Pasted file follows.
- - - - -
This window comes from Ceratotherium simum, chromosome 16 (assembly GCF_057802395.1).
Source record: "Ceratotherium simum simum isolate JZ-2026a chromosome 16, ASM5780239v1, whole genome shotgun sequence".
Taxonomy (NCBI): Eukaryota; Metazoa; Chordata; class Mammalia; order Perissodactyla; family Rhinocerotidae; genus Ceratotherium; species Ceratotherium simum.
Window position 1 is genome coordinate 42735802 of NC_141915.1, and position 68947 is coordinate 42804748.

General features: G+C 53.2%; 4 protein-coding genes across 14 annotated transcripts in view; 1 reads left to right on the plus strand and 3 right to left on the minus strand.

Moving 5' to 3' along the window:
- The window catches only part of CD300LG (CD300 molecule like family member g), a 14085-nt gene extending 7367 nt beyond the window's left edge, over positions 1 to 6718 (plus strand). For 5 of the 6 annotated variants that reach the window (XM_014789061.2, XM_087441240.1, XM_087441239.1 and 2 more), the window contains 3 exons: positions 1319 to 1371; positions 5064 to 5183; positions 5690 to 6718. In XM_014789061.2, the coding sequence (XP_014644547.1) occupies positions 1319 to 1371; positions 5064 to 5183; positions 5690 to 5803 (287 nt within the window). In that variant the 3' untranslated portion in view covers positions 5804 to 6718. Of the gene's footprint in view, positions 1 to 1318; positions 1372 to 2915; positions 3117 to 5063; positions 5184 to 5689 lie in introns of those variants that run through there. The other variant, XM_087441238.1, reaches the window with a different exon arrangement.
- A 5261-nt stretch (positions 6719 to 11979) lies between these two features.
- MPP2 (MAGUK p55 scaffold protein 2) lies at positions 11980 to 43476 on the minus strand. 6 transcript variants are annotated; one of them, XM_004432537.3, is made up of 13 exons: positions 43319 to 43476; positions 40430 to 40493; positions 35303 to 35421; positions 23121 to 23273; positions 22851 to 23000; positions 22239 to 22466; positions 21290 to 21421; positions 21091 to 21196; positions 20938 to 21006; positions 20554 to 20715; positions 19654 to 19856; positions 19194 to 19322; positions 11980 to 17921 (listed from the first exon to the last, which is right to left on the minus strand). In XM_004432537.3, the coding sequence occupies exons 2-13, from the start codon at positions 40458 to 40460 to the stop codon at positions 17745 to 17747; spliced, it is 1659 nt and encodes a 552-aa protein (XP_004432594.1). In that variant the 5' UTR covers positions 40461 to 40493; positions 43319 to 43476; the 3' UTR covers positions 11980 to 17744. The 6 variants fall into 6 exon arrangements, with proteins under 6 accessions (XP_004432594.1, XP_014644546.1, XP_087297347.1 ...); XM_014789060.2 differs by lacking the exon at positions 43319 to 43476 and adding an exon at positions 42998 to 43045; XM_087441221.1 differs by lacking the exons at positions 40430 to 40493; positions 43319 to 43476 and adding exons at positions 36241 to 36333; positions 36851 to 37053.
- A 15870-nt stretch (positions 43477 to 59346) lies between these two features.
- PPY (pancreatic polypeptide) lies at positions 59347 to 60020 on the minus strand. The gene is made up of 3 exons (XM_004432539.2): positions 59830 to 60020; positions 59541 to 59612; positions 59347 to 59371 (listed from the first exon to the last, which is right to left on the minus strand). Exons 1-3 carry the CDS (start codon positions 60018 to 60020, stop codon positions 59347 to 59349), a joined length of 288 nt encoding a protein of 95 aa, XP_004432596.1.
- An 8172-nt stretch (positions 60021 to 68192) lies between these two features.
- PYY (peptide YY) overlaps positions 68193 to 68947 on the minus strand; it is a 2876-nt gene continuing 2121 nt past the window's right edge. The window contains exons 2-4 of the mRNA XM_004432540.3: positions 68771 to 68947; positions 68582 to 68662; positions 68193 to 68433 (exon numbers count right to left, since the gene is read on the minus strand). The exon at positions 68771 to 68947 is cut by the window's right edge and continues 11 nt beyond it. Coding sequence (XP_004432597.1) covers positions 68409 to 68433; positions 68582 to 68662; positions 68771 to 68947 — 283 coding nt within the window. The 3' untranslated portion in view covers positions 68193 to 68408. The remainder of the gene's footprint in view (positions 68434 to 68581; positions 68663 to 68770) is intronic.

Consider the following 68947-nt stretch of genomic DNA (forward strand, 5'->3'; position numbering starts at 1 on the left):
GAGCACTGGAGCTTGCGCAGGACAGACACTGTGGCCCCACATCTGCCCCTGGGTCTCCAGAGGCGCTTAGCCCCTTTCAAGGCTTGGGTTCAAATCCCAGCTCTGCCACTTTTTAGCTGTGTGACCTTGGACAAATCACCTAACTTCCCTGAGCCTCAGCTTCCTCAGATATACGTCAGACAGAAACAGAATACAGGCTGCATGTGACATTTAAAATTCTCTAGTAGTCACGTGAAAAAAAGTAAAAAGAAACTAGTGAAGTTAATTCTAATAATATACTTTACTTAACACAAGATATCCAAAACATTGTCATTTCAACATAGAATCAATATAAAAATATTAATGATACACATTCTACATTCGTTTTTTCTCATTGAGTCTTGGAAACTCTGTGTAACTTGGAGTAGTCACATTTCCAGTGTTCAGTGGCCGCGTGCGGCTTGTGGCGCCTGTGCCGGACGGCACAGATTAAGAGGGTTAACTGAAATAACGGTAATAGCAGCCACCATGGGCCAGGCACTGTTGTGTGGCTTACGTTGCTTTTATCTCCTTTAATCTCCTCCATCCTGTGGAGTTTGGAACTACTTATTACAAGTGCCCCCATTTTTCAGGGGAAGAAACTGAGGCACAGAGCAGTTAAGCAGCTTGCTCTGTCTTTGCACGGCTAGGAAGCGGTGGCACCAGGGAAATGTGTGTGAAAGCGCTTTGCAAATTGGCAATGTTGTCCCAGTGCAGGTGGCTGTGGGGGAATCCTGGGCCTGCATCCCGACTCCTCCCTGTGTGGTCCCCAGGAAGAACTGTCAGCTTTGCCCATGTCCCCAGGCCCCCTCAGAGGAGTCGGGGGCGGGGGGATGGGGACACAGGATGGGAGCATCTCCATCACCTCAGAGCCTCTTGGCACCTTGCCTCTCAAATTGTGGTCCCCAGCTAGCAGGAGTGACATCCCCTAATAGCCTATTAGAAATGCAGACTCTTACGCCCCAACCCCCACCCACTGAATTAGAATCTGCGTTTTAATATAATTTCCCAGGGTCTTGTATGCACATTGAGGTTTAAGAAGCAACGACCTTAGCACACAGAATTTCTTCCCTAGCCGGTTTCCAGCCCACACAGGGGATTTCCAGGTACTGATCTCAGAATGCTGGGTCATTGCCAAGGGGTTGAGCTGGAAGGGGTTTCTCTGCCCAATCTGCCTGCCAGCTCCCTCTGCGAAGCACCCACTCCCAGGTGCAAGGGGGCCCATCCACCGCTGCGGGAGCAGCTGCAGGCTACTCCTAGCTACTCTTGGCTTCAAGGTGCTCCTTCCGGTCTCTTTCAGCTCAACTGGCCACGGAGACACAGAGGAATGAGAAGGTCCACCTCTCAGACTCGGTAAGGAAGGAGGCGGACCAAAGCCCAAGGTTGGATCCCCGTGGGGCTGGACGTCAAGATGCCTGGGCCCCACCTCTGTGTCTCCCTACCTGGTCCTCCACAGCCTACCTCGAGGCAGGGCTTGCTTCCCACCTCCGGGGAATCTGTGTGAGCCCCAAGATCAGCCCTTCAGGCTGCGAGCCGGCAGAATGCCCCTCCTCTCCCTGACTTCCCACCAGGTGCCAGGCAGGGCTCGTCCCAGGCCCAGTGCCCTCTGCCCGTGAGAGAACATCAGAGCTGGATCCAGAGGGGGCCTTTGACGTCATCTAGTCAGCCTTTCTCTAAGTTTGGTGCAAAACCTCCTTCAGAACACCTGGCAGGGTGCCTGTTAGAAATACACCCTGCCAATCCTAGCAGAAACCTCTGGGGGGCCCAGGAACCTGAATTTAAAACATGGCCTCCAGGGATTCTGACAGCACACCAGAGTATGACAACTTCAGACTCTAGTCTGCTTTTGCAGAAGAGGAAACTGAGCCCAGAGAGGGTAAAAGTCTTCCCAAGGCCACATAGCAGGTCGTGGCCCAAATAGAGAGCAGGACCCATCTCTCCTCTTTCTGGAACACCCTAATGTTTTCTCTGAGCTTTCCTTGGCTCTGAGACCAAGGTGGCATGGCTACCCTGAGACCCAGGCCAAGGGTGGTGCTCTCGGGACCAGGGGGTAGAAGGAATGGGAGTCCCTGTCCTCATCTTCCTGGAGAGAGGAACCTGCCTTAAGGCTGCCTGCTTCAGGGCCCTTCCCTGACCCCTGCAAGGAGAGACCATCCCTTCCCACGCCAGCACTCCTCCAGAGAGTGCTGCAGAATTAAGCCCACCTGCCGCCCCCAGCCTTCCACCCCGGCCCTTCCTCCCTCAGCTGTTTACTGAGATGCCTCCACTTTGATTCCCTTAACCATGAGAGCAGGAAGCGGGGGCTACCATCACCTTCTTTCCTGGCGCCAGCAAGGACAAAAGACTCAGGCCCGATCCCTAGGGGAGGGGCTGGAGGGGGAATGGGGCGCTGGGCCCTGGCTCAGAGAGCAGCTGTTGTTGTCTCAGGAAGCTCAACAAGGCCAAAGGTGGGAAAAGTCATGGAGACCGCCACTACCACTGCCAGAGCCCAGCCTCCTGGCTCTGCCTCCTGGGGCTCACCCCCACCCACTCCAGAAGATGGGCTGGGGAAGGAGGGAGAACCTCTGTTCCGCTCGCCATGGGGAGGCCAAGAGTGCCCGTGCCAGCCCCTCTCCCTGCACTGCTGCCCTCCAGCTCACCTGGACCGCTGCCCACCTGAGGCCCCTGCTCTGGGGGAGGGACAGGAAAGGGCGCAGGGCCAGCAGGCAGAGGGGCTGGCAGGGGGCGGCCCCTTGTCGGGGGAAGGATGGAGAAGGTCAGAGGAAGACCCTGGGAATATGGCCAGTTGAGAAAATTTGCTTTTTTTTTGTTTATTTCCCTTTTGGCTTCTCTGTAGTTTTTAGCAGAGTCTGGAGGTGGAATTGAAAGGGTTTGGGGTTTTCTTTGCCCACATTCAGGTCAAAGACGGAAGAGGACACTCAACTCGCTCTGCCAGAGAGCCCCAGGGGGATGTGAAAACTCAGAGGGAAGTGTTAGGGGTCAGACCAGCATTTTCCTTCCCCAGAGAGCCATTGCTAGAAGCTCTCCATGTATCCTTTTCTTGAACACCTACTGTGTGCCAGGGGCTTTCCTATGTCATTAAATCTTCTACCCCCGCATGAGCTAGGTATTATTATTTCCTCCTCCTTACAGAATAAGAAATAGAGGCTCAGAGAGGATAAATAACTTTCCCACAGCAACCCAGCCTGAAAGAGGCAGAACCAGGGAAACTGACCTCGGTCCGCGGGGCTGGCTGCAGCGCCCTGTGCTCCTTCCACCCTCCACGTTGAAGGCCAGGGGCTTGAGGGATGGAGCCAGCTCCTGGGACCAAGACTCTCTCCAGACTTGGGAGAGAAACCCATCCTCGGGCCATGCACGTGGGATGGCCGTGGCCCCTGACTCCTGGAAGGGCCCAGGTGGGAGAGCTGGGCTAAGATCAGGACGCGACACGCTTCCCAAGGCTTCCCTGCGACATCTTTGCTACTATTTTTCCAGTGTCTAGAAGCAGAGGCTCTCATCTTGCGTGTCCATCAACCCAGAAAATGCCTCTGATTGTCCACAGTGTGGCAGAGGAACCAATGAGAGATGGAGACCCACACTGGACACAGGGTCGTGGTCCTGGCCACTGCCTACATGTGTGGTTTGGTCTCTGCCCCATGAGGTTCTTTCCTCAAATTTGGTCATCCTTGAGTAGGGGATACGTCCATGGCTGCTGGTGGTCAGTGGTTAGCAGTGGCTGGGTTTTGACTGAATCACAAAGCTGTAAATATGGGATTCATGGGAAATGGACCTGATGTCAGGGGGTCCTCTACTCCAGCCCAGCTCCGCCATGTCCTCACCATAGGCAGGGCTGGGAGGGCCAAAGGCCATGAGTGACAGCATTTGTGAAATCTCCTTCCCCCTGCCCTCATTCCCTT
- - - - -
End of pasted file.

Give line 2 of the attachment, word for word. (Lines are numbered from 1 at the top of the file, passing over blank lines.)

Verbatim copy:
Source record: "Ceratotherium simum simum isolate JZ-2026a chromosome 16, ASM5780239v1, whole genome shotgun sequence".